Insurance and reinsurance ratings agency A.M. Best, has maintained its negative outlook for the reinsurance sector in 2016 amidst ongoing market pressures, also suggesting that once disaster strikes the true impact of current market conditions “may be uglier than some believe.”
A recent industry briefing from ratings agency A.M. Best reveals that the firm continues to hold a negative outlook for the reinsurance space, “citing the significant ongoing market challenges that will hinder the potential for positive rating actions over time and may eventually translate into negative rating pressures.”
With ample capacity, a benign loss environment, persistently low interest rates, and stiff competition remaining the trends of the reinsurance industry as 2015 draws to a close, and with renewals just around the corner, it’s unsurprising that A.M. Best has maintained its negative outlook on the space.
“At this point, our view remains longer-term than our typical 12-18 months,” explains A.M. Best, stressing that “market headwinds at this point present significant longer-term challenges that industry players need to work through.”
Warning that its negative outlook is longer-term than typical, underlines that the firm believes the challenges driving the reshaping of the reinsurance market are significant, and it’s very unlikely that a turn in the softening market will take place anytime soon, perhaps even regardless of a large loss event.
Exacerbating the supply/demand imbalance in the reinsurance market, which is driven in part by the flood of alternative reinsurance capital increasingly gaining overall reinsurance market share, is a lack of catastrophe loss events, natural and man-made.
And while it’s perceived that several large events, or perhaps even an event of unprecedented scale could remove some of the excess capacity, potentially helping rates to return to more desirable levels, A.M. Best warns that a major catastrophe will also “reveal the true ramifications of current market conditions.”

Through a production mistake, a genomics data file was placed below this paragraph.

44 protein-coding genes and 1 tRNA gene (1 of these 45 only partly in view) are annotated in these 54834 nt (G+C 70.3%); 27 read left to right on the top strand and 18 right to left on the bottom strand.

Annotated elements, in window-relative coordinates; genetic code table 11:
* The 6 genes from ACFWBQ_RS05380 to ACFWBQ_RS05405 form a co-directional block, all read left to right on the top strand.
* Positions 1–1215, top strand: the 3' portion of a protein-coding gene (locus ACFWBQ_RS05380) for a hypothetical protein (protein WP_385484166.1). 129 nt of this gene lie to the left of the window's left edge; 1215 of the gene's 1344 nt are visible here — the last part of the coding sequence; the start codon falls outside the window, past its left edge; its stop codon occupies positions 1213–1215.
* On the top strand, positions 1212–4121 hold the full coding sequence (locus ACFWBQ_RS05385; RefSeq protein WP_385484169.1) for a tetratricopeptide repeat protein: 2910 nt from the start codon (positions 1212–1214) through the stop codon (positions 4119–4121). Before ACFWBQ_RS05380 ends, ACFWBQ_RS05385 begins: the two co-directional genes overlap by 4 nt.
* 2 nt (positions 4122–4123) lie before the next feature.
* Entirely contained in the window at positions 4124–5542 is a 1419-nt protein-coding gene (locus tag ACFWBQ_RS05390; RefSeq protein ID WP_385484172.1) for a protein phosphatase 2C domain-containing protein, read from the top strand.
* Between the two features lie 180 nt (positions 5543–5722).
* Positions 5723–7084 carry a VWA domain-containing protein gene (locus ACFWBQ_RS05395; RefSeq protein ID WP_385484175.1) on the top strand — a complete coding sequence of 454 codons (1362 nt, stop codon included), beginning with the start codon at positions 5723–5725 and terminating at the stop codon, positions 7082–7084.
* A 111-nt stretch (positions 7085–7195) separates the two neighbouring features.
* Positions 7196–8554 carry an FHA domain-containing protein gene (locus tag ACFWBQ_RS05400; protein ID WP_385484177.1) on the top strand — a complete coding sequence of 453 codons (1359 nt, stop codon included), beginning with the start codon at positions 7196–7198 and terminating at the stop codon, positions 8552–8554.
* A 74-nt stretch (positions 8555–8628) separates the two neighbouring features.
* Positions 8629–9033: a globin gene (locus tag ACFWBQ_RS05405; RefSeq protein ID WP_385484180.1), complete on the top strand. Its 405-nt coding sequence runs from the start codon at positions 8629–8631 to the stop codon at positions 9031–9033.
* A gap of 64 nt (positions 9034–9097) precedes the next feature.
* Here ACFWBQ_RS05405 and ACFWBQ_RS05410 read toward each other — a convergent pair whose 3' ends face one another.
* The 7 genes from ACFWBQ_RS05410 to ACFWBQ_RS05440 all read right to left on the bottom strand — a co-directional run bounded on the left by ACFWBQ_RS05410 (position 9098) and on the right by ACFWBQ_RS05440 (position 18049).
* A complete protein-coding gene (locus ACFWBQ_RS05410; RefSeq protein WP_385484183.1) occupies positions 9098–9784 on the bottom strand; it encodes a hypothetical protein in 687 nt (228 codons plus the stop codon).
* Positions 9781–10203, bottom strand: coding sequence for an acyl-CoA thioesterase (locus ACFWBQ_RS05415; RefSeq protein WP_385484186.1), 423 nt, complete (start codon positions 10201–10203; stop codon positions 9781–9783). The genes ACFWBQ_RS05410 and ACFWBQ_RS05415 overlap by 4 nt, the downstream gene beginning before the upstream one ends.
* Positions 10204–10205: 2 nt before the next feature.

As noted by other industry analysts in recent times, A.M. Best warns that reinsurers that have been relying on prior years’ reserve releases at a time of benign losses, which limits the opportunity to refill reserves post-event, to mask diminishing underwriting profits, might find themselves in a particularly tricky situation when disaster next strikes.
“If history is a guide, it may be uglier than some believe!” warns A.M. Best.
As noted above, this is a view held by numerous market participants and analysts, which have warned that eventually, as the benign loss landscape persists, reserves will diminish further and further and companies simply won’t be able to bolster quarterly results via reserves releases as much as before, bringing to light the true impact of current, tough market conditions.
Furthermore, as competition has intensified over the last 12-18 months and capital has remained plentiful, broader terms and conditions have been witnessed, another trend that as with imprudent reserve releasing can lead to significant over-exposures, something best avoided as market challenges sustain, and possibly intensify.
“Given where rate adequacy is, it will continue to take optimal conditions, including benign or near benign catastrophe years, a continued flow of net favourable loss reserve development, and stable financial markets to produce even low double-digit returns,” advises A.M. Best.
This further supports the belief from many in the industry that moving forward, reinsurers will likely have to get used to structurally lower, albeit more stable returns than they have been used to.
Looking forward A.M. Best expects further consolidation across the sector, as the search for scale and relevance remains a key sector theme, adding that it’s “likely that several franchises that exist today will be sporting the logo of another brand by the time this soft market has run its full course.”
“The companies that are not proactive will not lead their own destiny,” says A.M. Best.